A new study may answer why Florida's Gulf Coast experiences harmful Red Tides.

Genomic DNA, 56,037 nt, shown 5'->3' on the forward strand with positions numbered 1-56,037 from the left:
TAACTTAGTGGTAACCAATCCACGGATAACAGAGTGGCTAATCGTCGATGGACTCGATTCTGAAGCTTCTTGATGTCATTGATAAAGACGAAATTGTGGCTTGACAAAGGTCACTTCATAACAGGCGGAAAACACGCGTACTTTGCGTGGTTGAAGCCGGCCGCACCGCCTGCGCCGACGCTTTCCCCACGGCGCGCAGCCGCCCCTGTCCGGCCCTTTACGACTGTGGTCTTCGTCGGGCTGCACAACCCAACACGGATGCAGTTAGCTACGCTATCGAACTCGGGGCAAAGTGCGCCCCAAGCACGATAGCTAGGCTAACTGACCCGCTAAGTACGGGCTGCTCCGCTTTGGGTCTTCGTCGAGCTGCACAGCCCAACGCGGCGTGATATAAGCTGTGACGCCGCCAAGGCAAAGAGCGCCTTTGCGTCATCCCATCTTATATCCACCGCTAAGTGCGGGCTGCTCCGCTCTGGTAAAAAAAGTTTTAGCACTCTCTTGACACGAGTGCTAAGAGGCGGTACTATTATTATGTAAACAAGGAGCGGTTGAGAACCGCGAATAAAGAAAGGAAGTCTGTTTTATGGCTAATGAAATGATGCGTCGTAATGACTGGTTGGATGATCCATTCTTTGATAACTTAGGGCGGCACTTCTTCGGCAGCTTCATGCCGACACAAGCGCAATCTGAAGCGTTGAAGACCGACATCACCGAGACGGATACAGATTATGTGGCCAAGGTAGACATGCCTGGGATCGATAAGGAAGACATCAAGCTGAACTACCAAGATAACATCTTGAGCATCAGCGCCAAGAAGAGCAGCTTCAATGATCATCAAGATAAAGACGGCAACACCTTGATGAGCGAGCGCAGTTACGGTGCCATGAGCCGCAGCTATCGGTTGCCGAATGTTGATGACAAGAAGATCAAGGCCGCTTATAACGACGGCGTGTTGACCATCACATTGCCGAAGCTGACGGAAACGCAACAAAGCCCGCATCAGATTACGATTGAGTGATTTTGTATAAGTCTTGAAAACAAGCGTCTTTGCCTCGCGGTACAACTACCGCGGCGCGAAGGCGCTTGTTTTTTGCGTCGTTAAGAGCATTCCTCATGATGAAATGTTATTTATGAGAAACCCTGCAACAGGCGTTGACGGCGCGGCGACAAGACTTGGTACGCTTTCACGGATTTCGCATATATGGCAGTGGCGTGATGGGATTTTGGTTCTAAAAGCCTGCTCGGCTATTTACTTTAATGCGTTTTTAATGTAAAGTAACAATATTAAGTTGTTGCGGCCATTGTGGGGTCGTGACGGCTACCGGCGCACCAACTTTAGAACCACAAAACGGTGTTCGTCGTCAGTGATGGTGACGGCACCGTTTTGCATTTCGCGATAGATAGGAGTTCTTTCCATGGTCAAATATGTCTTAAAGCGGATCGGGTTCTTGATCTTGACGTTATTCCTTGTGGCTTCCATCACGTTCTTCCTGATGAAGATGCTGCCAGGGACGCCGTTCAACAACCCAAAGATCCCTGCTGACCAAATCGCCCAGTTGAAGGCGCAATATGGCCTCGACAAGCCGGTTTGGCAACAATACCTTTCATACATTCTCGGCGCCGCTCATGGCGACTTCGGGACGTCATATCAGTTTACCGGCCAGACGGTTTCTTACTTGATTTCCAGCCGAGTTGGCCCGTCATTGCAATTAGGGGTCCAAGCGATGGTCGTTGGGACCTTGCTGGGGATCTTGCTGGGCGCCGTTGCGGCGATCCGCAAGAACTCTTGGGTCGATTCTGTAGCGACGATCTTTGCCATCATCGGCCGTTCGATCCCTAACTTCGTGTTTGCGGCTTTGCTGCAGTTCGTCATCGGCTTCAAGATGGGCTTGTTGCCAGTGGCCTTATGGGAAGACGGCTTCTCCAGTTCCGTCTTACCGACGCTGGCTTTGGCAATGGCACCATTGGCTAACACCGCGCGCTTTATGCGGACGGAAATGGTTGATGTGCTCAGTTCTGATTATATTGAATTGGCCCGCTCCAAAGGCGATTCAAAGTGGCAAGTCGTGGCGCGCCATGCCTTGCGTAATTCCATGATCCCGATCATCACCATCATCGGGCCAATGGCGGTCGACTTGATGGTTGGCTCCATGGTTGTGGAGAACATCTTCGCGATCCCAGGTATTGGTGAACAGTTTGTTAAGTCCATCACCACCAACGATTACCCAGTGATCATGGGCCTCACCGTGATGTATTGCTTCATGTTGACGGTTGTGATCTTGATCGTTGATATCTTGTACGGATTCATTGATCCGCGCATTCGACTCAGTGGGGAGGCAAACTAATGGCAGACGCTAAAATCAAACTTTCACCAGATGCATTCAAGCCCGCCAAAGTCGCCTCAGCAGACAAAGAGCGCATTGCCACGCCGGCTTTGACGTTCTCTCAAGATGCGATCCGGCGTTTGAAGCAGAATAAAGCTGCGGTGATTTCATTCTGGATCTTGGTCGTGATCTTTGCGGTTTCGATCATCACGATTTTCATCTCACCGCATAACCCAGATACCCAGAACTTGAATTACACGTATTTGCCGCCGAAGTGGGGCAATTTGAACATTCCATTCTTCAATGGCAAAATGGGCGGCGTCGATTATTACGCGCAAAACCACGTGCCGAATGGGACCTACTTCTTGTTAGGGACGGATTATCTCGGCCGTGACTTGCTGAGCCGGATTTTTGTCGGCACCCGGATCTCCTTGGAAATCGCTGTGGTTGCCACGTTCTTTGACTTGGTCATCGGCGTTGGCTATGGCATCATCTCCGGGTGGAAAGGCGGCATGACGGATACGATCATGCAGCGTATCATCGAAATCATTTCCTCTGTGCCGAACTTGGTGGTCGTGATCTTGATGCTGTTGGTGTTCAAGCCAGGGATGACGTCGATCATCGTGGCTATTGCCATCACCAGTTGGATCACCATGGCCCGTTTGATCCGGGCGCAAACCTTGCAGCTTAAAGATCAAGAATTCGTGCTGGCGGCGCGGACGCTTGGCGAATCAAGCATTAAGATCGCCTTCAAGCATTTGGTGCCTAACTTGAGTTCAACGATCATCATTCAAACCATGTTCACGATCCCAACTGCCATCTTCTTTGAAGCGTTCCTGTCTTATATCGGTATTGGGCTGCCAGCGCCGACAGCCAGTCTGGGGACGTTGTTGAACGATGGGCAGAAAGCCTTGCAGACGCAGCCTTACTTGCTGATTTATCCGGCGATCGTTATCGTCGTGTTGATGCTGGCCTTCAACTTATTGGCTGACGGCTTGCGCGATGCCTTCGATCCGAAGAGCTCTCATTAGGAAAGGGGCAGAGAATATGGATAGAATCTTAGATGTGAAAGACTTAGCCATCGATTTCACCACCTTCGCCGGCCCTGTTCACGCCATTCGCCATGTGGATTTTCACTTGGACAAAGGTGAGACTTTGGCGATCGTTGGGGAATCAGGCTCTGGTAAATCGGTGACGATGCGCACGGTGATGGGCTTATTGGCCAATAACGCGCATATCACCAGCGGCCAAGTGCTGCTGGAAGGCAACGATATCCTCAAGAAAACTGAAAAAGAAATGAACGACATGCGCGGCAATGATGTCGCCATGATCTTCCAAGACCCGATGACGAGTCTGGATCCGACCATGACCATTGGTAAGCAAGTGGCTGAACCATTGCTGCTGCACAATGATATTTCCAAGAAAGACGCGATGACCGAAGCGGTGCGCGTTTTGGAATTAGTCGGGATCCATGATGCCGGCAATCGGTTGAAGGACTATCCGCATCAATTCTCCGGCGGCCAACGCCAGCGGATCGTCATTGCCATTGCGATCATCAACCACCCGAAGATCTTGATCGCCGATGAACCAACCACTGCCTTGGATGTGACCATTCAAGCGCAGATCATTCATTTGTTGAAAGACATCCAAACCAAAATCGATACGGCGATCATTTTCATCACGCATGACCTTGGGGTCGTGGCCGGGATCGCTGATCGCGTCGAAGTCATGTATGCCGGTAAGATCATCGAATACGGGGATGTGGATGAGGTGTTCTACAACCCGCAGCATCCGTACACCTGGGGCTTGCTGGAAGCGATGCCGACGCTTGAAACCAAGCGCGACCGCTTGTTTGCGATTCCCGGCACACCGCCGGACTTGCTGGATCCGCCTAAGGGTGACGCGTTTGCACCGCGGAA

A computer model simulation suggests that nutrients coming from the Mississippi River are helping algae grow offshore. NOAA scientists say fewer nutrients than previously thought are needed to start the Red Tide. The direct economic effects account for an estimated 75-million dollars annually, including public health costs, commercial fishing closures, and recreation and tourism losses. Prevailing winds bring nutrients toward Florida, usually during the early summer months.